Toxins and Delivery in e-Cigarette Users (TADEUS)
Electronic cigarettes or "e-cigarettes" (EC) may have a potential public health benefit as a safer alternative to smoking and possibly also as an aid in tobacco dependence treatment. However, there are concerns about their safety and whether they can deliver nicotine consistently and in doses necessary for such effects.
To be able to consider the safety of ECs and their potential in harm reduction, data are needed comparing the exposure to the potential toxicant, acrolein, in smokers of conventional cigarettes, users of EC, and people who use both products at the same time.
To accurately assess EC nicotine delivery, data are needed from people who use them regularly, as there is some evidence of higher and faster nicotine absorption in experienced users compared with naïve users who try them once in an artificial laboratory setting.
This study will provide information on both of these issues. Forty smokers will be given EC to use, in addition to behavioural support, as part of a stop smoking attempt. Levels of acrolein and nicotine will be measured before and after 4 weeks of EC use.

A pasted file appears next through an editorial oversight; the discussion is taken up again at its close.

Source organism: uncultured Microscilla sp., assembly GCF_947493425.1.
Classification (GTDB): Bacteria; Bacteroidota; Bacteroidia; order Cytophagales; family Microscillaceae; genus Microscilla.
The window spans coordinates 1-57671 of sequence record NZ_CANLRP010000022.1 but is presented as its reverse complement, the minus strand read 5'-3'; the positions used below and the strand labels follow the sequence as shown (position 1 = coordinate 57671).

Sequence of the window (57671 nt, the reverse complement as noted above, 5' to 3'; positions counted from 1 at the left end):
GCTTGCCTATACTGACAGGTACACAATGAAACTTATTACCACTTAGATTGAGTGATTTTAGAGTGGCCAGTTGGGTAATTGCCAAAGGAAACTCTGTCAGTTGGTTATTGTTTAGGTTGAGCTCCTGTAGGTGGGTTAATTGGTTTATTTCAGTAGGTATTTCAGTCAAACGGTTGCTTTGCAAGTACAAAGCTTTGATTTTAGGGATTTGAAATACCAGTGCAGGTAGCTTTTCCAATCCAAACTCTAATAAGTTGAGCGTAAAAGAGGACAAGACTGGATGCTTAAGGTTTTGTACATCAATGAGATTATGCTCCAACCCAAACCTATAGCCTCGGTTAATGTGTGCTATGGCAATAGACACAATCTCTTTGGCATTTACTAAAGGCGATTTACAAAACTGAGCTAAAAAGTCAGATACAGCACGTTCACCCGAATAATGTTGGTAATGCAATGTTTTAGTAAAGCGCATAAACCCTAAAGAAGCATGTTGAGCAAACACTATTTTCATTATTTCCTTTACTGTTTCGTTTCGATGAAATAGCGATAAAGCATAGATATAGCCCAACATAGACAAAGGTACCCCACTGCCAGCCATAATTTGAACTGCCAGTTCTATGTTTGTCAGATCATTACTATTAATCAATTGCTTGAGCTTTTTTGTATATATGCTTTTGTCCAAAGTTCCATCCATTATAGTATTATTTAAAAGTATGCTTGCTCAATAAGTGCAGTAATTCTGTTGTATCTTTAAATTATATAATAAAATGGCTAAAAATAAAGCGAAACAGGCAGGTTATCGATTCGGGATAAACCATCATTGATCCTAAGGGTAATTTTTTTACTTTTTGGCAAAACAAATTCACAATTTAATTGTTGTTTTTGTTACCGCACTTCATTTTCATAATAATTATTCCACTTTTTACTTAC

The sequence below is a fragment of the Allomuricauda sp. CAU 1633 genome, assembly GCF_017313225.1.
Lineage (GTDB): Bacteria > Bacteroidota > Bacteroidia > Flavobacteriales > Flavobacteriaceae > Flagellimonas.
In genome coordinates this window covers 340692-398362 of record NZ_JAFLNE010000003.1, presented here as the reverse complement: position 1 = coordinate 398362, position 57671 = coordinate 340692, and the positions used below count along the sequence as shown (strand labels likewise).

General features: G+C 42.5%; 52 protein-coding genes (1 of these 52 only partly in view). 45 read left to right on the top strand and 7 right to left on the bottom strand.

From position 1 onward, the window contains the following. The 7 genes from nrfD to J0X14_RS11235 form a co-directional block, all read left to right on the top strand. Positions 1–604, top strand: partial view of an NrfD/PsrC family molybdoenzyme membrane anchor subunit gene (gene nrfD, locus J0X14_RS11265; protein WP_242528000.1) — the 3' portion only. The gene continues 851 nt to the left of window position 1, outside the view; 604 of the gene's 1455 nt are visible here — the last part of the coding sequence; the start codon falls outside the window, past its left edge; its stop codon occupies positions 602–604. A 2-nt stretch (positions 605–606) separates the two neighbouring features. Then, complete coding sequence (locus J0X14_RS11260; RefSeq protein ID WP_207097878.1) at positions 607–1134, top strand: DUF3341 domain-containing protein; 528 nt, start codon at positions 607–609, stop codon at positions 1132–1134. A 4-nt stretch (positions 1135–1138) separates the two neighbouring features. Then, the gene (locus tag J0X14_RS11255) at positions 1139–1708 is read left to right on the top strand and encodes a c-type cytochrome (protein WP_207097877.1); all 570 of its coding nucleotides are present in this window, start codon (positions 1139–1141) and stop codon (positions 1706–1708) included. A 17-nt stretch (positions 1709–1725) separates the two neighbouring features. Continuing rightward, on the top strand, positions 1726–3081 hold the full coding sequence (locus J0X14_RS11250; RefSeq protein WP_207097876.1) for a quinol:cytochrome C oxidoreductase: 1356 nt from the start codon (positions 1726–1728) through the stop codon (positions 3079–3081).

|Study Design:||Observational Model: Cohort
Time Perspective: Prospective
|Official Title:||Electronic Cigarettes: Potential Toxicant (Acrolein) and Nicotine Delivery in Users|
- Change in urinary 3HPMA levels after 4 weeks use of electronic cigarettes. [ Time Frame: 4 weeks ]Change in urinary 3HPMA levels (a metabolite of acrolein) after 4 weeks use of electronic cigarettes, in both individuals who have stopped smoking conventional cigarettes and those who are still using them.
- Change in nicotine levels after 4 weeks use of electronic cigarettes (EC) [ Time Frame: 4 weeks ]Change in blood nicotine levels obtained from using an EC after 4 weeks use of electronic cigarettes (10 participants only).
- Electronic cigarette acceptability [ Time Frame: 6 months ]Participants' views on electronic cigarettes
- Use of electronic cigarettes [ Time Frame: 6 months ]Participants' use of electronic cigarettes
Biospecimen Retention: Samples Without DNA
Urine is collected for analysis of a metabolite of acrolein (3-HPMA_.
Blood is collected for analysis of nicotine.
|Study Start Date:||February 2013|
|Study Completion Date:||January 2014|
|Primary Completion Date:||September 2013 (Final data collection date for primary outcome measure)|
Smokers attempting to quit with behavioural support and e-Cigarettes.
Please refer to this study by its ClinicalTrials.gov identifier: NCT01714778
|Queen Mary University of London|
|London, United Kingdom, E12JH|